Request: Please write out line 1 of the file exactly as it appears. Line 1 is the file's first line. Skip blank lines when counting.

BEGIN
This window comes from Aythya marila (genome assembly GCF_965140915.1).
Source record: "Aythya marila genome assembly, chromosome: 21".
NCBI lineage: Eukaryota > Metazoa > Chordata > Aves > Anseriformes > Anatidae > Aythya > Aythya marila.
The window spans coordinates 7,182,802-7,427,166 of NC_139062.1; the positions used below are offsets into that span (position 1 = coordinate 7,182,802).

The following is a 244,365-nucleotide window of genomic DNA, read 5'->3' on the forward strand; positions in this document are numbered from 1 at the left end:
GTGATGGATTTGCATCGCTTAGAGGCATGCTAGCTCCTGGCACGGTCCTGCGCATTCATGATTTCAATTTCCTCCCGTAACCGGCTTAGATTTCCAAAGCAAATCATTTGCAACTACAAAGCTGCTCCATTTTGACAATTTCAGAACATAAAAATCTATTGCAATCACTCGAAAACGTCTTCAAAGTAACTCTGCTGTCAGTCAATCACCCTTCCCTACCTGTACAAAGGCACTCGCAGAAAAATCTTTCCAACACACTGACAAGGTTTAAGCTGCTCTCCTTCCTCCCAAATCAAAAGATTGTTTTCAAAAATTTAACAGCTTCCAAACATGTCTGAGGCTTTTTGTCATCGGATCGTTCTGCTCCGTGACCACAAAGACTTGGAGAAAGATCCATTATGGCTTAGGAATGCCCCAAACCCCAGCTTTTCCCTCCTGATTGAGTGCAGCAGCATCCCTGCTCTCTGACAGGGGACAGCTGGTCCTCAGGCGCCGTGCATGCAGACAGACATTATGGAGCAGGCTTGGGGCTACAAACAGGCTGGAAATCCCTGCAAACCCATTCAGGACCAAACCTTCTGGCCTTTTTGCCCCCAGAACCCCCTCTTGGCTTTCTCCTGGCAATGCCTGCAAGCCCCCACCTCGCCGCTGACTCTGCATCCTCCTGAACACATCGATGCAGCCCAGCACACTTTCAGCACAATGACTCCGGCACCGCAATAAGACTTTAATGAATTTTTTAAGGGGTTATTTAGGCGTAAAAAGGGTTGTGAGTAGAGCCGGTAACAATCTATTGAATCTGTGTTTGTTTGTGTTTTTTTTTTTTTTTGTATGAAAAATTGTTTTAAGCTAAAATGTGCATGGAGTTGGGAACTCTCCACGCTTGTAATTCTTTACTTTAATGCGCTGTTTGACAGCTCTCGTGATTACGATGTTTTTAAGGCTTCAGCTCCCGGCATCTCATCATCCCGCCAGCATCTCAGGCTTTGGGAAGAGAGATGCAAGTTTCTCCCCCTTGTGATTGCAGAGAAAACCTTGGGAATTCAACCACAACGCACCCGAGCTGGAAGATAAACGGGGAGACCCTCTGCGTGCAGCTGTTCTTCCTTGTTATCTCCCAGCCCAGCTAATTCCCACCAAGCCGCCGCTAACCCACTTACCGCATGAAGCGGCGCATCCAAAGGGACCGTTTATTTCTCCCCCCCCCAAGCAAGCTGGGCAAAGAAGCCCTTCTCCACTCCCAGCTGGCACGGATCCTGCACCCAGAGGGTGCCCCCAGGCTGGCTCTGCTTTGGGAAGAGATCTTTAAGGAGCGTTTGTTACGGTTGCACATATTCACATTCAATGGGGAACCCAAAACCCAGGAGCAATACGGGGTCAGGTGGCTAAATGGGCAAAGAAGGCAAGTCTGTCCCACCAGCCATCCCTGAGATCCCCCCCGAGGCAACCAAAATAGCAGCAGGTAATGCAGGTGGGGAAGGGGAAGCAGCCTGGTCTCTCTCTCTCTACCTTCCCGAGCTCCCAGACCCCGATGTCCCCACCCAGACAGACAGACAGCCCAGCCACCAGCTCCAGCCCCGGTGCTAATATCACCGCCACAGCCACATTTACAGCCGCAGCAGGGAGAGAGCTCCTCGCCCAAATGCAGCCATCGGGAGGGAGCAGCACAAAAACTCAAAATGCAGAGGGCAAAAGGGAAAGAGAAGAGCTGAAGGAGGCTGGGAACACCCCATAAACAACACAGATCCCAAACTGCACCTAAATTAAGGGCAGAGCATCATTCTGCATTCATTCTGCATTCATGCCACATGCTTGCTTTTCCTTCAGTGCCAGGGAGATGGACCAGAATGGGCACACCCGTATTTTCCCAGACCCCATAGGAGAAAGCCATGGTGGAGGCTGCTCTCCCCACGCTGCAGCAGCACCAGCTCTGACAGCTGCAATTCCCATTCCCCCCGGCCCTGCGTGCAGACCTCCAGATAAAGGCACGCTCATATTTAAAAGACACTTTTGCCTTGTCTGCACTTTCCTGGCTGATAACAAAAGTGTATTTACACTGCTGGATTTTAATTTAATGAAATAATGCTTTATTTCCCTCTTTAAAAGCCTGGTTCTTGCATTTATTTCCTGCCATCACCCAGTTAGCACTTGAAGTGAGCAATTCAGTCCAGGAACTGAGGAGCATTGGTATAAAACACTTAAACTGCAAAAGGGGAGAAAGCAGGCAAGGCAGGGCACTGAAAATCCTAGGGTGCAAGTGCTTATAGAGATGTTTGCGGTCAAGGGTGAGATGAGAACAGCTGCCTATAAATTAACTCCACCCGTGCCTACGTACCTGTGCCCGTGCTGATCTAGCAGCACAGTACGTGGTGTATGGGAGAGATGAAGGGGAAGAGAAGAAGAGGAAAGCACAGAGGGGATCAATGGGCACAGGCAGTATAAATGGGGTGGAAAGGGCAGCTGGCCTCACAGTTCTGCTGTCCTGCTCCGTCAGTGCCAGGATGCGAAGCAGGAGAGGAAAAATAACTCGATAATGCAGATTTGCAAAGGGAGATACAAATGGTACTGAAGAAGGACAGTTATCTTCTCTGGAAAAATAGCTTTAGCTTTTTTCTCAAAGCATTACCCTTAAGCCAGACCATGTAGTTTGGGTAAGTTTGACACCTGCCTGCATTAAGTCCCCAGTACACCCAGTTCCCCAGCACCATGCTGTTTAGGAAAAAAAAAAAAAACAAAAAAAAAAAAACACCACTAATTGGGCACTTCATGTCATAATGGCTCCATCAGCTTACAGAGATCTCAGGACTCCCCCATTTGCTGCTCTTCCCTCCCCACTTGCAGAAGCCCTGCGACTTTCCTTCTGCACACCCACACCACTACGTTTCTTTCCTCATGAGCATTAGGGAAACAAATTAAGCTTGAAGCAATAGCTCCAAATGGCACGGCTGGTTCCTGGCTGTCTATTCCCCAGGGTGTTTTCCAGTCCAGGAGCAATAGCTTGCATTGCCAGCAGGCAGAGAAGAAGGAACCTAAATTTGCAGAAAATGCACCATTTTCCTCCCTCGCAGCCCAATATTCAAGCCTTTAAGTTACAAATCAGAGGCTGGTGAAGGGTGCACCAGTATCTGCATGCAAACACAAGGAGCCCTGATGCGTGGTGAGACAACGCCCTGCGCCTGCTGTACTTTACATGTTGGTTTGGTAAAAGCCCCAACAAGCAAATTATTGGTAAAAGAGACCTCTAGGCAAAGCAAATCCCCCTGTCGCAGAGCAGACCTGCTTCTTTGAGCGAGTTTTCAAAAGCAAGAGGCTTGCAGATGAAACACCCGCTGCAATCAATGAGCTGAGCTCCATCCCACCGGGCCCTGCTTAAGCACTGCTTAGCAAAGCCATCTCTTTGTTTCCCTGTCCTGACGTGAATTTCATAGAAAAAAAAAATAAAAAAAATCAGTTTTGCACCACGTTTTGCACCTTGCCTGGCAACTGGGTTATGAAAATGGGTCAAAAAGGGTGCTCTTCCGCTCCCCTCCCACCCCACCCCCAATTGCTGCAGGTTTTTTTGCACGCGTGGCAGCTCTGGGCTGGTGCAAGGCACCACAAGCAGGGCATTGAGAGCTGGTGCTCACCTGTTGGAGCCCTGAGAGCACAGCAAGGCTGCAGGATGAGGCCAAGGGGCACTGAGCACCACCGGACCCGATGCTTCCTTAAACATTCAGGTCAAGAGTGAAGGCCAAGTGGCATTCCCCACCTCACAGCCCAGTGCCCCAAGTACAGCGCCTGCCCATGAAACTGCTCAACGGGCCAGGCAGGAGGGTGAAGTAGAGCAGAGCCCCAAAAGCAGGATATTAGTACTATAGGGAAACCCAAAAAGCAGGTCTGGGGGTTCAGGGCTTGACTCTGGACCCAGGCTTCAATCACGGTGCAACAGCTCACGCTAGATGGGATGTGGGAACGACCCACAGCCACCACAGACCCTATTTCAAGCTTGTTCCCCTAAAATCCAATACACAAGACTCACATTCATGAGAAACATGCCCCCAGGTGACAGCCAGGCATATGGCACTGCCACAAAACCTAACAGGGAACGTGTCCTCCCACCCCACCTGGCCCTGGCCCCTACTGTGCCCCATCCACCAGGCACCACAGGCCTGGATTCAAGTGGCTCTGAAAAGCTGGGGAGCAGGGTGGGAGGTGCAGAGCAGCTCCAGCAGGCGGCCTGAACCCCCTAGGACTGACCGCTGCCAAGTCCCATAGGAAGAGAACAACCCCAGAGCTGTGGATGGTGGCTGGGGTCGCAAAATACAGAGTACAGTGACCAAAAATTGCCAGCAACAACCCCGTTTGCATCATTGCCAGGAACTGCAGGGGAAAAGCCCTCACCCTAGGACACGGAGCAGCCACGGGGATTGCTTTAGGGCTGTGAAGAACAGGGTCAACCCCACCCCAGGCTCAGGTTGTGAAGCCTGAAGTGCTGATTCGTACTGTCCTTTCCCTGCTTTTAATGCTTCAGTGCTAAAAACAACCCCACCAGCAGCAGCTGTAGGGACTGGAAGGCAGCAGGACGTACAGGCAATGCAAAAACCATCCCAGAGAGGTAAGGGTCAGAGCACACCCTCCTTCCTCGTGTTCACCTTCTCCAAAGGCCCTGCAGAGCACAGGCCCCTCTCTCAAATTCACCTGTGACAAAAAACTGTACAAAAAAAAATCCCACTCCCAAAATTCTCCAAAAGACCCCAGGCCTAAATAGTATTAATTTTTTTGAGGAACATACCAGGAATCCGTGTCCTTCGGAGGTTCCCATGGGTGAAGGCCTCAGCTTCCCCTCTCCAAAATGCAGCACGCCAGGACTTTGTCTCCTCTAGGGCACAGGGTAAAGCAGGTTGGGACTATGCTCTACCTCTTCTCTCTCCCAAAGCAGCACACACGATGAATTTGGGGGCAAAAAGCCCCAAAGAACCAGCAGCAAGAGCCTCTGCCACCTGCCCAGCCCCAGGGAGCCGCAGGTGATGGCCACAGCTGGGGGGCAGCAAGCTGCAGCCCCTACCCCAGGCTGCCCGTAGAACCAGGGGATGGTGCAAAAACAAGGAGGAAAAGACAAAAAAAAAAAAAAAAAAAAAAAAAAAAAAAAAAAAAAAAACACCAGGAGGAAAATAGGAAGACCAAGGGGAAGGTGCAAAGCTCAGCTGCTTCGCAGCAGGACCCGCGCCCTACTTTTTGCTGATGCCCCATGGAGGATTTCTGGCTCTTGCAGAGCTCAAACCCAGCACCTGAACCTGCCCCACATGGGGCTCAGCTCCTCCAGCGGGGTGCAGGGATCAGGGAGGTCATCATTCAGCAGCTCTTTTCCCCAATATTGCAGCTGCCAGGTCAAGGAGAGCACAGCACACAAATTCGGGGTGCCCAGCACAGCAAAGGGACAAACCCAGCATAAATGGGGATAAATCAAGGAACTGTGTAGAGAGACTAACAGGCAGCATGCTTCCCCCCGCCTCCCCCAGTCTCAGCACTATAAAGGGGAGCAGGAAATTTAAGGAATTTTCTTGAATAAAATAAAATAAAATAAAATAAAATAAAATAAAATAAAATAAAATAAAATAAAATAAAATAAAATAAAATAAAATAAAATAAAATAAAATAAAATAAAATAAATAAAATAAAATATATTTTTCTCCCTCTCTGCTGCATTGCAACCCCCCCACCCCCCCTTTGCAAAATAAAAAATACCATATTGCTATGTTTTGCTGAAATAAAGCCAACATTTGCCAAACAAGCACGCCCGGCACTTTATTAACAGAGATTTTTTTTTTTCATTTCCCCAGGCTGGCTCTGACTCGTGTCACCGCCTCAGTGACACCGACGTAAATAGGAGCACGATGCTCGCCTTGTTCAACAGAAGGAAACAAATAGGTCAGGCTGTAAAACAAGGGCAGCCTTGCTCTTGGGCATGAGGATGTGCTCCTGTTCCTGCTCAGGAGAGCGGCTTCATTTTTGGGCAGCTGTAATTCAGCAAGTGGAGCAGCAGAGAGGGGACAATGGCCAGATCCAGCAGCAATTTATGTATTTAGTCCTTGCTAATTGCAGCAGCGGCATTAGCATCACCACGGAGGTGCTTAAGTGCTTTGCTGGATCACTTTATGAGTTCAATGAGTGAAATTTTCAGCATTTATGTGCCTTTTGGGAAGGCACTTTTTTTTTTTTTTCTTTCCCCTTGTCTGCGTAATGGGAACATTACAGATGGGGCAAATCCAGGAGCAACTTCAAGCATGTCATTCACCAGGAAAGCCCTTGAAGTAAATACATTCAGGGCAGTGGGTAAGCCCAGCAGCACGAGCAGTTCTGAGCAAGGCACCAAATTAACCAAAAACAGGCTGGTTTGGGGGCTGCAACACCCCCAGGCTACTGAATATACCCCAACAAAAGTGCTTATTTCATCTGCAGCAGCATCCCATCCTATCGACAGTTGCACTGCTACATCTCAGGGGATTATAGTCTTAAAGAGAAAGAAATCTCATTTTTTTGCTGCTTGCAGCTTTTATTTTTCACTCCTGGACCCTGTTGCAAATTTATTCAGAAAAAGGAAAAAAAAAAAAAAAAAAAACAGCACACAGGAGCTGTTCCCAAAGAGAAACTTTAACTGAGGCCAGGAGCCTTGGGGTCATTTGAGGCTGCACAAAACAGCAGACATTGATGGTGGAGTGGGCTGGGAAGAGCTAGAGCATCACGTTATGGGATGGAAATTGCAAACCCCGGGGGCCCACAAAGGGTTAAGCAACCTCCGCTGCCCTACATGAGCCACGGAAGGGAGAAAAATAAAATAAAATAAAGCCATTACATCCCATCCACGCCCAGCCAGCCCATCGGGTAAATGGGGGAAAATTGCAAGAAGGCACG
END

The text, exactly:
This window comes from Aythya marila (genome assembly GCF_965140915.1).